Forever a Blue Jay, Forever an Engineer

Fall 2011

bluejayThe eldest son of a third-generation builder who helped the city recover from the Great Baltimore Fire of 1904, Walter S. Brown, CE ’28, has always demonstrated the practicality of an engineer. To wit: He decided to attend Johns Hopkins University because he lived with his family just four blocks north of the Homewood campus and could walk to school.

“It was the logical choice,” says his son, Robert W. Brown (a mechanical engineer).

It was 1925 and Walter Brown had just graduated from the Baltimore Polytechnic Institute, the high school founded in 1883 to focus specifically on engineering studies. Given Poly’s rigorous curriculum, graduates could go on to Johns Hopkins University and complete a bachelor’s degree in just three years.

Back then, the Homewood campus was a tenth the size of what it is today, Walter Brown estimates, and men’s lacrosse was all the rage. Freshmen had to get a ticket to every lacrosse game or risk receiving a paddling from upperclassmen, he recalls. Undefeated in 1926 and 1927, the Blue Jays won national championships in each of Brown’s three years on campus, even representing the United States in its 1928 Olympic lacrosse debut in Amsterdam. Brown remains a fan today.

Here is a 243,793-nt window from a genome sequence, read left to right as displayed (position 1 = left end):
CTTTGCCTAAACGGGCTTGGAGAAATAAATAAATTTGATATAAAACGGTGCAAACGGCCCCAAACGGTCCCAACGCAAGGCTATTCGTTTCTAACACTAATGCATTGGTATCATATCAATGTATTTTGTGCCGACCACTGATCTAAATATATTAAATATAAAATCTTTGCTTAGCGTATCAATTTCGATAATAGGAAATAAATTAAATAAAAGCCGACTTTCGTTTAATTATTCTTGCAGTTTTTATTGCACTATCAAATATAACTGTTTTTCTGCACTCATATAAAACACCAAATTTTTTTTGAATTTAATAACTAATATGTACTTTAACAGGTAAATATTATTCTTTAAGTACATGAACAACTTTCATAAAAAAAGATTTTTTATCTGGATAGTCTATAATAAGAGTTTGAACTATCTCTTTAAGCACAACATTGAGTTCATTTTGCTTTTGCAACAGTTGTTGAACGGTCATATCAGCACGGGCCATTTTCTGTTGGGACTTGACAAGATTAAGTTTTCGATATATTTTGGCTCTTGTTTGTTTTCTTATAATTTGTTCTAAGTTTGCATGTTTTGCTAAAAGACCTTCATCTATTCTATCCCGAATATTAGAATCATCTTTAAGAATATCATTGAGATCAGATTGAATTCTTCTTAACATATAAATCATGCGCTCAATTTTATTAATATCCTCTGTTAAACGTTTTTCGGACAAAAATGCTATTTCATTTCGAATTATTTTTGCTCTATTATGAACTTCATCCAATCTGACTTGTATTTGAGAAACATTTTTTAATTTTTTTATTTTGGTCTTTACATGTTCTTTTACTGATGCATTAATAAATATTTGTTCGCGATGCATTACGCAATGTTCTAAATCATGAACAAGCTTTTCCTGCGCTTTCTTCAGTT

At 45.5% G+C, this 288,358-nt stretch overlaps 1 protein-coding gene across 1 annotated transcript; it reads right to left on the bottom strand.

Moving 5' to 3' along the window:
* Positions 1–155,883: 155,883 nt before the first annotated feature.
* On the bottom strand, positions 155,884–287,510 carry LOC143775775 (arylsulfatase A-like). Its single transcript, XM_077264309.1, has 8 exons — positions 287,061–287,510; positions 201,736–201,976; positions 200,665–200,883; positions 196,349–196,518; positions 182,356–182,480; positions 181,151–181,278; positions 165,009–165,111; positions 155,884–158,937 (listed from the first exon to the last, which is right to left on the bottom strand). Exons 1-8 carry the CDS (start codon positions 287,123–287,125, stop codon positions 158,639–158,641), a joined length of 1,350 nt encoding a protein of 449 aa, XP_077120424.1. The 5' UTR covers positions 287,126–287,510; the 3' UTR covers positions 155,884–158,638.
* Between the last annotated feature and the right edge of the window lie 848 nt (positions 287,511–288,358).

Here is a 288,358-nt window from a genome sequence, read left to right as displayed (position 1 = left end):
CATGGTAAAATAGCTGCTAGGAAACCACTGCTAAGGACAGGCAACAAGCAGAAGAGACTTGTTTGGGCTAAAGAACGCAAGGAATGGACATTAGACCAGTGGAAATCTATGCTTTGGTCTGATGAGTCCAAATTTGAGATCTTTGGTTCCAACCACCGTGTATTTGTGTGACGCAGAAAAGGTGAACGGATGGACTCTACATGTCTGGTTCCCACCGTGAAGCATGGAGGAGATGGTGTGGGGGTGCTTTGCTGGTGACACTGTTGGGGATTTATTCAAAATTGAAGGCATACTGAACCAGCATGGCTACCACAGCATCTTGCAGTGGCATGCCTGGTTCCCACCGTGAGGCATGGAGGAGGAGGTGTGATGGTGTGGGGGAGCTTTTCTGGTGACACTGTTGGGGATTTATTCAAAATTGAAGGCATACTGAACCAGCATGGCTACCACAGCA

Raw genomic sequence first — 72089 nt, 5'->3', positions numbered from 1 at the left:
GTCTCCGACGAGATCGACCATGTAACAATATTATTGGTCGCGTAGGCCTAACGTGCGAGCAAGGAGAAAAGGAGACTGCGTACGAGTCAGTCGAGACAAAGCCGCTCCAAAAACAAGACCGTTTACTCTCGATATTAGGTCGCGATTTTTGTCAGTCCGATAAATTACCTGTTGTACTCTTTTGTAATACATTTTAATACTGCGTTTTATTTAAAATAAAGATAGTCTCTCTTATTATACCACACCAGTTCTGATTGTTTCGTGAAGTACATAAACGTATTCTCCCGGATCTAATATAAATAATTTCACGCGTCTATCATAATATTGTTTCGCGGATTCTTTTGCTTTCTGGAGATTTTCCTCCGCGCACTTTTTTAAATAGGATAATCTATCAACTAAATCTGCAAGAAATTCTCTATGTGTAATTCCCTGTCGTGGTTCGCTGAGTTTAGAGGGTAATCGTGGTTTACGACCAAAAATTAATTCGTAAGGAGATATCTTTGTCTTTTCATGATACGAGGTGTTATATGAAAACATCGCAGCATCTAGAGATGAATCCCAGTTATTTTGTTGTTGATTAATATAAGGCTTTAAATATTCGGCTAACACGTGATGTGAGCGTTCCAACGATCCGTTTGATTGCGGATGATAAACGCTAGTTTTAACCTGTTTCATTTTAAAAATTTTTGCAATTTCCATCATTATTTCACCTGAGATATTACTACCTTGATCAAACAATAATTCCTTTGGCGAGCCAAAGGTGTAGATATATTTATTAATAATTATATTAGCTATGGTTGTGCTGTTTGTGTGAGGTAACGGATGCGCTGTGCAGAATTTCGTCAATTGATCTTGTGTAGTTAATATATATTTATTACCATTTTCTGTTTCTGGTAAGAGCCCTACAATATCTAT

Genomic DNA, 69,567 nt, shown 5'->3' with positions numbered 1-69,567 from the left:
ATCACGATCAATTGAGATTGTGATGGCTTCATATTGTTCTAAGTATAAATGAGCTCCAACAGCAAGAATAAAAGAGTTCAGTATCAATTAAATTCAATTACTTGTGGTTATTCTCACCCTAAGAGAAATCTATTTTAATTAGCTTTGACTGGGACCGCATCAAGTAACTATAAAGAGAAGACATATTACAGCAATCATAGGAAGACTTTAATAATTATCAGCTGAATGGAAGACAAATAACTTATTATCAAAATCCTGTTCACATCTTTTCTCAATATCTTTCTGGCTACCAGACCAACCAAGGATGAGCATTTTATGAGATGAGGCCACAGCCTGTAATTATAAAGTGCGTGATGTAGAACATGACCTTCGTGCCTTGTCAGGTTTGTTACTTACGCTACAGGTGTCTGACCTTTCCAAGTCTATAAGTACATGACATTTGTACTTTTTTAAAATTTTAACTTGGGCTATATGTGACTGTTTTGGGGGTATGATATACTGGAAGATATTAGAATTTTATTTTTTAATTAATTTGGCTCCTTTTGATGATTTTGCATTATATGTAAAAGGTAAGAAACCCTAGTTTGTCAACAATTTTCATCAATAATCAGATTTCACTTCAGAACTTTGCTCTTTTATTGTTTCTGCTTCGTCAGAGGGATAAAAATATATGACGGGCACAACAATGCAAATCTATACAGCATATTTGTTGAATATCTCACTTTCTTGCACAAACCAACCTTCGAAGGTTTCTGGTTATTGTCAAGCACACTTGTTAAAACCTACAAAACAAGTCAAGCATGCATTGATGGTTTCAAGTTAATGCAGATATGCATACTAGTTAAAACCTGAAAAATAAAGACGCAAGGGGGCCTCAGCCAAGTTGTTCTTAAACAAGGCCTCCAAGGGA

Beyond lacrosse, Brown remembers spending most of his time in Latrobe Hall with the 18 other men in his civil engineering class, including his younger brother Winfield Brown, CE ’28, now deceased. Ever the engineer, Walter Brown particularly remembers from his campus days Latrobe Hall’s thick roof: “Whenever I think of a slate roof, I think of Hopkins’ slate roof. That’s what you call a 500-year roof.”

Soon after graduating, Brown received a letter from the B&O Railroad looking for Johns Hopkins civil engineers to apply for jobs. He went on to spend 37 years with the company, maintaining bridges and buildings and redesigning the double track in the Howard Street tunnel so the taller freight cars could run in the center, where there was higher clearance. When the company’s corporate offices moved out of state in 1965, Brown joined the Maryland Public Service Commission, where he was chief engineer until his retirement in 1974.

Brown, who now lives in a retirement home in Sykesville, Maryland, was married to the late Lydia Mary Burbank Brown for 61 years, and they had three children. At 106, he is looking forward to the 2012 lacrosse season and his 86th season as a Blue Jays fan.